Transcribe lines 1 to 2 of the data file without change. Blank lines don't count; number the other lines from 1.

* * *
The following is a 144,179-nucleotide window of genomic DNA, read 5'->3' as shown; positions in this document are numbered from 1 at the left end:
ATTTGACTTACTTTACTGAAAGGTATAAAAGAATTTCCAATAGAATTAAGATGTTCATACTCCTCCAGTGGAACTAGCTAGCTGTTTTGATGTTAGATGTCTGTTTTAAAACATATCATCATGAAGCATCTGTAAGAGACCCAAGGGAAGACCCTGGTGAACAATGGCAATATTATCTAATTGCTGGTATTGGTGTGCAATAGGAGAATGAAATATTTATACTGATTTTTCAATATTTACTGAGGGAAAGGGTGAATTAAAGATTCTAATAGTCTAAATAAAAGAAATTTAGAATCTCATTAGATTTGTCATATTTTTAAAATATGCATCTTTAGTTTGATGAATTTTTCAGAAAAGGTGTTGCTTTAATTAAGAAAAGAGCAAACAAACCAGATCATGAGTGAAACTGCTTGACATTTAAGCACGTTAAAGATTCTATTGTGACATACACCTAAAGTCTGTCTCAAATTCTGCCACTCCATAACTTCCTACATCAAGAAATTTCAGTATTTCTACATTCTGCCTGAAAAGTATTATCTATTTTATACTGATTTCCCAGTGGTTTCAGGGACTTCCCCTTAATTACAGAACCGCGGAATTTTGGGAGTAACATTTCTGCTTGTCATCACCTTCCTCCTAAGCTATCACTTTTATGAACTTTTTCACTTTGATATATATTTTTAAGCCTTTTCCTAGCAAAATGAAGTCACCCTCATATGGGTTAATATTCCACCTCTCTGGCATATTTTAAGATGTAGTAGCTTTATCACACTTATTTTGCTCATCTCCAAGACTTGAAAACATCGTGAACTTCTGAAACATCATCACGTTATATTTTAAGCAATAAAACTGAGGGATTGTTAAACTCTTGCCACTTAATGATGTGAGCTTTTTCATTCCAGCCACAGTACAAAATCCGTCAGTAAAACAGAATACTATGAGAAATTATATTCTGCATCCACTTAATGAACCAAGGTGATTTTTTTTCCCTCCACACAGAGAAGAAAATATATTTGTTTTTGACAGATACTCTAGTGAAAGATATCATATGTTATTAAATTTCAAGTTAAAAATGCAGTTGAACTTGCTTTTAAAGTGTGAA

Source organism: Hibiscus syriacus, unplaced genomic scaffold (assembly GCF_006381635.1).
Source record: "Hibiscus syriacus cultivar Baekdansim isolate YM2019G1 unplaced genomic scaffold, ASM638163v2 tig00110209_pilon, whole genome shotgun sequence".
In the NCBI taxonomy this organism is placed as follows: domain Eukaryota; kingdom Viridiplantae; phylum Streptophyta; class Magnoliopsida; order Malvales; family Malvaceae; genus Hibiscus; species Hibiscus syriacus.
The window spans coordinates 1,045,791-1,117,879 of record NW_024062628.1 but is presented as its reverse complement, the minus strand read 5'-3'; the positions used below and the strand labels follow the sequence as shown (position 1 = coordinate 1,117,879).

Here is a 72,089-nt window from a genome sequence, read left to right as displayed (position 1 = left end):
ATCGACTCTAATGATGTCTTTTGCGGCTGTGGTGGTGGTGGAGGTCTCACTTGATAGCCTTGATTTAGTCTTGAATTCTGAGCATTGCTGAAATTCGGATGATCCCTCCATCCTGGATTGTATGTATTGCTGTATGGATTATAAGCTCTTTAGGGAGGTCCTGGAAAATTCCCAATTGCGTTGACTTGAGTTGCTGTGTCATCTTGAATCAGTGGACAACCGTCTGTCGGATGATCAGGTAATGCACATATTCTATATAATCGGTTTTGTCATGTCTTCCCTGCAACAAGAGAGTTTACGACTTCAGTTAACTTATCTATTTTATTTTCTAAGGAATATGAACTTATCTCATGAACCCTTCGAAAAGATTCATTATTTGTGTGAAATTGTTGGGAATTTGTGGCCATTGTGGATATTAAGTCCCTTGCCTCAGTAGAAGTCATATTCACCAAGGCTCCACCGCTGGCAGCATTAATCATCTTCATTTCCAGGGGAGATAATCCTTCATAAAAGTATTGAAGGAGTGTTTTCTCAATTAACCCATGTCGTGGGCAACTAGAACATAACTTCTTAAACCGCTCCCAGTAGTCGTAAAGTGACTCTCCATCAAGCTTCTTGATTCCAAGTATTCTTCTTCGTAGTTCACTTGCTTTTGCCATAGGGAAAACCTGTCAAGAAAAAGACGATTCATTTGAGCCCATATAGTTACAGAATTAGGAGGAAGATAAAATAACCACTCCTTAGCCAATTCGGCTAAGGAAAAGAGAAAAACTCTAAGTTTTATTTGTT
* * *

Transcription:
The following is a 144,179-nucleotide window of genomic DNA, read 5'->3' as shown; positions in this document are numbered from 1 at the left end:
ATTTGACTTACTTTACTGAAAGGTATAAAAGAATTTCCAATAGAATTAAGATGTTCATACTCCTCCAGTGGAACTAGCTAGCTGTTTTGATGTTAGATGTCTGTTTTAAAACATATCATCATGAAGCATCTGTAAGAGACCCAAGGGAAGACCCTGGTGAACAATGGCAATATTATCTAATTGCTGGTATTGGTGTGCAATAGGAGAATGAAATATTTATACTGATTTTTCAATATTTACTGAGGGAAAGGGTGAATTAAAGATTCTAATAGTCTAAATAAAAGAAATTTAGAATCTCATTAGATTTGTCATATTTTTAAAATATGCATCTTTAGTTTGATGAATTTTTCAGAAAAGGTGTTGCTTTAATTAAGAAAAGAGCAAACAAACCAGATCATGAGTGAAACTGCTTGACATTTAAGCACGTTAAAGATTCTATTGTGACATACACCTAAAGTCTGTCTCAAATTCTGCCACTCCATAACTTCCTACATCAAGAAATTTCAGTATTTCTACATTCTGCCTGAAAAGTATTATCTATTTTATACTGATTTCCCAGTGGTTTCAGGGACTTCCCCTTAATTACAGAACCGCGGAATTTTGGGAGTAACATTTCTGCTTGTCATCACCTTCCTCCTAAGCTATCACTTTTATGAACTTTTTCACTTTGATATATATTTTTAAGCCTTTTCCTAGCAAAATGAAGTCACCCTCATATGGGTTAATATTCCACCTCTCTGGCATATTTTAAGATGTAGTAGCTTTATCACACTTATTTTGCTCATCTCCAAGACTTGAAAACATCGTGAACTTCTGAAACATCATCACGTTATATTTTAAGCAATAAAACTGAGGGATTGTTAAACTCTTGCCACTTAATGATGTGAGCTTTTTCATTCCAGCCACAGTACAAAATCCGTCAGTAAAACAGAATACTATGAGAAATTATATTCTGCATCCACTTAATGAACCAAGGTGATTTTTTTTCCCTCCACACAGAGAAGAAAATATATTTGTTTTTGACAGATACTCTAGTGAAAGATATCATATGTTATTAAATTTCAAGTTAAAAATGCAGTTGAACTTGCTTTTAAAGTGTGAA